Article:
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Japan gets an appetite for Aussie lamb

Japan gets an appetite for Aussie lamb article image

Japanese consumers are not normally known for their love of sheep meat products.

But a growing number of Japanese have been adding lamb to the shopping list as consumers get a taste for barbecued meat.

This new trend – particularly among young consumers – augers well for Australian beef and lamb growers.

Japan is the world's biggest importer of red meat (by value).

Last year Japan imported 8000 tonnes of Aussie lamb and less than 4000t of mutton last year, making it our 10th biggest export sheepmeat buyer.

But these figures are set to rise significantly in the wake of Japan’s new taste trends.

Many Japanese are swapping formal restaurant dining for more casual home dining, with outdoor barbecue events rising in popularity.

Meat and Livestock Australia's international business manager in Japan, Andrew Cox, said MLA had seized the initiative to promote the "let's barbie" theme during the hot Japanese summer, advocating lighter grilling meat cuts rather than grain-fed beef which has long been a staple of Australian exports to the market.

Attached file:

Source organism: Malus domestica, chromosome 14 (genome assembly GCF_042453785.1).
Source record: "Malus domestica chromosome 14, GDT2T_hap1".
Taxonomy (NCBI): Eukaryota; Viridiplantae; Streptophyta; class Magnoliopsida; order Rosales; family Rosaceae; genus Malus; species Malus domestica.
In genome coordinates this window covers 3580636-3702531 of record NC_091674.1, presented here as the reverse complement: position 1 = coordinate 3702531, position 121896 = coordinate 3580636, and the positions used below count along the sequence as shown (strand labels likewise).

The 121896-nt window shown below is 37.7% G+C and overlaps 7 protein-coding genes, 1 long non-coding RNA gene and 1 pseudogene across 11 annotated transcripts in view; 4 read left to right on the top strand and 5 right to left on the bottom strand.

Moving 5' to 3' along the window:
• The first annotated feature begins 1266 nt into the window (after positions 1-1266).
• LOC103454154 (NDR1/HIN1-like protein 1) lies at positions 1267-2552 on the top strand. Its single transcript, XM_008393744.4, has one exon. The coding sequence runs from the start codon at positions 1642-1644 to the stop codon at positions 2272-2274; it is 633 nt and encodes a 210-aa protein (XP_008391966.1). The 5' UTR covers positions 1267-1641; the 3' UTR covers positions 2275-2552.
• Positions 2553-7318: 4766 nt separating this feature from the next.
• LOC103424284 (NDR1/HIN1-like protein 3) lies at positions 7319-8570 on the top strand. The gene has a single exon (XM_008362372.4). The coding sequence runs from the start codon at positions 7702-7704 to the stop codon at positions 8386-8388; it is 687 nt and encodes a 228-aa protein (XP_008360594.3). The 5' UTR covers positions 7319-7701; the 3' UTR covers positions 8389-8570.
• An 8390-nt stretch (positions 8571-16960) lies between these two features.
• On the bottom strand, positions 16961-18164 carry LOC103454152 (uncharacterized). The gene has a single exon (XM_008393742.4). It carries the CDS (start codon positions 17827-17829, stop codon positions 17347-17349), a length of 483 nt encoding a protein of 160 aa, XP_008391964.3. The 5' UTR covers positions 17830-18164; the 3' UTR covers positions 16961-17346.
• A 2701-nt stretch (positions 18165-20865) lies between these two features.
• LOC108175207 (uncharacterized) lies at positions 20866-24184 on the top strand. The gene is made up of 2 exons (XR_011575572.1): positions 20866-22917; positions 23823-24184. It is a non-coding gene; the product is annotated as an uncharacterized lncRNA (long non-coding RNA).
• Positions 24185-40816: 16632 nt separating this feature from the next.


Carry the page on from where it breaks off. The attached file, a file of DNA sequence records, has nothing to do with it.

Market growth potential

"Cooking steaks and grilling lamb on the barbie with friends and family is something we can see gaining much more momentum," Mr Cox told Farm Weekly recently.

Mr Cox said the market growth potential should not be underestimated, particularly in vibrant metropolitan economies like Tokyo.

"Tokyo has a very creative and enthusiastic food scene and as a stand-alone economy its wealth is equivalent to the UK," he said.

Among the Japanese eating trends gaining popularity has been the Genghis Khan restaurant scene, where sheepmeat is an important part of the menu.

Japan also has a sheepmeat eating association, actively promoting lamb and mutton cuisine in modern restaurants.

Australia's best export destination for lamb is the northernmost island of Hokkaido, which takes about 80 per cent of our exports.

It originally gained a taste for sheepmeat after the Second World War when sheep were imported to help the agricultural region feed a protein-hungry local population.

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